Ironically, it is the area around the lordotic inward curve that often suffers the most pain and discomfort in our modern backs. More ironically still, it is often because we mimic the slouchy postures of our apish ancestors that we experience pain in the region. (To be fair, for them it was not slouching, it was merely the only general shape their spines could make.)
Low back pain is experienced by anywhere from 60-70% of all humans in the western world. The cause can be elusive in specific cases, but generally, it is acknowledged that postures creating a slump in the low back lead to painful muscular imbalances and in worst case scenarios can damage the discs that act as shock absorbers between the vertebrae.
The lumbar spine, or low back, is built to bend backward (extend) to a degree, but it cannot truly bend forward. The thoracic spine, or middle and upper back, are curved in the opposite direction and can easily bend forward (flex), but not backwards.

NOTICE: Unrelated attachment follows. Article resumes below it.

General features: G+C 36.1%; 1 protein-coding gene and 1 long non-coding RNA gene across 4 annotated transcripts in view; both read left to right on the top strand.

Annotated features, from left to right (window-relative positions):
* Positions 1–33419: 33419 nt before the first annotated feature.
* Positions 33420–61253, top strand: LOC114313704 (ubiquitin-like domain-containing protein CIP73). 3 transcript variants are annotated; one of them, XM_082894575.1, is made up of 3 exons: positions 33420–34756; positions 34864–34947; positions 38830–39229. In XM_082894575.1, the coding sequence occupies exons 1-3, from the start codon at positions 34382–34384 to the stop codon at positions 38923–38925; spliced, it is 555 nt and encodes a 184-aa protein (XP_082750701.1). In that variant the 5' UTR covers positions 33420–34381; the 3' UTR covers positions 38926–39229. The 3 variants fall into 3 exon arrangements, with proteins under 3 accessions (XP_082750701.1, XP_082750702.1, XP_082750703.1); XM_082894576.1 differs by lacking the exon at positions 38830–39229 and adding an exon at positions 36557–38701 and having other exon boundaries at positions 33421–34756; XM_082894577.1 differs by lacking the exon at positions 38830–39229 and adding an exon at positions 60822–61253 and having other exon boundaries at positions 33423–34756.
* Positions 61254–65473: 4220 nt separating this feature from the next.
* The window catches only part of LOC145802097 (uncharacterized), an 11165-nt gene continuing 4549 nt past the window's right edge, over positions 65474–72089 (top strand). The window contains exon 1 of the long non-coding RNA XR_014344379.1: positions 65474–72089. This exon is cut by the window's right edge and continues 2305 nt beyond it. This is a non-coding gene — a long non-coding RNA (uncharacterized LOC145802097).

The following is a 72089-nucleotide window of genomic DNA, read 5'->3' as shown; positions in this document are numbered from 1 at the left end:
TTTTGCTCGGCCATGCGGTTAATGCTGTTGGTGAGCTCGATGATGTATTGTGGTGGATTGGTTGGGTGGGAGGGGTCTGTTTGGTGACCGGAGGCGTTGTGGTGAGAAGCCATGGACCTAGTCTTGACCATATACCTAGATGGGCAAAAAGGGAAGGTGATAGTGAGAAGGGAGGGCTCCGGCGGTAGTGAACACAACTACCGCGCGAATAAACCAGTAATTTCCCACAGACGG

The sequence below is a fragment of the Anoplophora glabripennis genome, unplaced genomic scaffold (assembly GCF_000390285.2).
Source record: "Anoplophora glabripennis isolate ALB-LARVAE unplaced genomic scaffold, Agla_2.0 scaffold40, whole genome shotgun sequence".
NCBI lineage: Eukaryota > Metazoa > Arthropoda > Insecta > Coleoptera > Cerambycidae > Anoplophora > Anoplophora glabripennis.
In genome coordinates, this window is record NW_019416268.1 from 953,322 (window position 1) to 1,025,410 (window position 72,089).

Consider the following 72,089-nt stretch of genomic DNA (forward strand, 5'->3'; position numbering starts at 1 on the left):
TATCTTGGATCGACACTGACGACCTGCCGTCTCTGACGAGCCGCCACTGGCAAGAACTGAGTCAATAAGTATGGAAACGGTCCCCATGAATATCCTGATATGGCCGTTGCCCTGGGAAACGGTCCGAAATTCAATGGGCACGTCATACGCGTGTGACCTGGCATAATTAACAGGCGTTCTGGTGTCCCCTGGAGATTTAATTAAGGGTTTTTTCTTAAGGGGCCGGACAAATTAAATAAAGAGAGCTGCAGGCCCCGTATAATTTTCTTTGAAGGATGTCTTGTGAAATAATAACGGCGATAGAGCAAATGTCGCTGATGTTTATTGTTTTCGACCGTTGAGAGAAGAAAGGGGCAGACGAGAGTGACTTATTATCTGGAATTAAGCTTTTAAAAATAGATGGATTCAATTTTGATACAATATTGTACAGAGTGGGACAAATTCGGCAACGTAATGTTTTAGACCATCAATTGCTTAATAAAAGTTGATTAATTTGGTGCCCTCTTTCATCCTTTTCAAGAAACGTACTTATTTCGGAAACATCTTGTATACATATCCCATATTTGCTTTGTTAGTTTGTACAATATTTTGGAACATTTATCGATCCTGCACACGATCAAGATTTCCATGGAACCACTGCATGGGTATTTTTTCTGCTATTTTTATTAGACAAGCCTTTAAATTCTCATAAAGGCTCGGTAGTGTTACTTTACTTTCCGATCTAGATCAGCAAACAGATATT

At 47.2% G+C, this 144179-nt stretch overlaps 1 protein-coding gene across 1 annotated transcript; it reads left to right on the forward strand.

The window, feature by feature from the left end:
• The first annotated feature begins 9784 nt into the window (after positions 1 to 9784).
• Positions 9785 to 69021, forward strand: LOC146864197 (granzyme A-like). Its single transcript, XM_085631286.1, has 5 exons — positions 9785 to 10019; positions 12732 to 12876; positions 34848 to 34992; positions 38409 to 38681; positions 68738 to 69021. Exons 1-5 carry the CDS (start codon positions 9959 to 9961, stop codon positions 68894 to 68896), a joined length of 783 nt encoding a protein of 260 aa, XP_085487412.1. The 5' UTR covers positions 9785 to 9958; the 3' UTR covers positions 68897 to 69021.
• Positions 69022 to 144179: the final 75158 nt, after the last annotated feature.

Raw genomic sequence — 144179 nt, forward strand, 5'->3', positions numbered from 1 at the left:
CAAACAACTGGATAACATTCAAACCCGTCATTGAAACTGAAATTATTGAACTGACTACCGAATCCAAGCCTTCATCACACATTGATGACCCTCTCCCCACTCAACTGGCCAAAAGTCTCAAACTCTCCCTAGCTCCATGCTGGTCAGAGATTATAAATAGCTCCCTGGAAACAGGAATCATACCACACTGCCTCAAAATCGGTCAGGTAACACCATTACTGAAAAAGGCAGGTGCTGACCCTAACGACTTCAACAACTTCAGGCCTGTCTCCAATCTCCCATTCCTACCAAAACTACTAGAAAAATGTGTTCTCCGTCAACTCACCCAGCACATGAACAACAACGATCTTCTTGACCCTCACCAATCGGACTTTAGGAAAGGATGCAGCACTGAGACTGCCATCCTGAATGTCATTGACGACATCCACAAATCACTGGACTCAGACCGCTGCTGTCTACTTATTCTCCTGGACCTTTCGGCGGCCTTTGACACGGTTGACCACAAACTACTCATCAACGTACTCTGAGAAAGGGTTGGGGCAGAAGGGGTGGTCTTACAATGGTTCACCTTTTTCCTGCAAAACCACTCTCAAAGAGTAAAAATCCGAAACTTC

Due to less movement overall in modern life coupled with excessive sitting in slumping positions, the low back spends entirely too much time in flexion. Much of our forward bending inactivity can damage the tissues in the spine as well as the lower back by sustaining these stressful shapes for long periods of time. The front edges of the vertebrae squeeze together and sometimes push the soft disc material into a compromised position at the back of the spine resulting in herniation or even complete rupture of the disc.
A damaged or ruptured disc can cause pain in its immediate area, but when it pushes onto one of the many nerves that exit the spinal cord to bring feeling into the lower limbs, pain and numbness may extend all the way to the toes, or even have organ involvement.
These injuries can be extremely debilitating when there is nerve impingement causing referred symptoms into the buttocks or down the leg. Even when not as severe, a chronic painful low-back becomes a quality of life issue as movement becomes more and more compromised, so the injured person moves less, and so on in a downward spiral.
Support the health of your spine
A slouched spine is not an “unnatural” shape until you hold that slouch while watching the entire season of The Queen’s Gambit.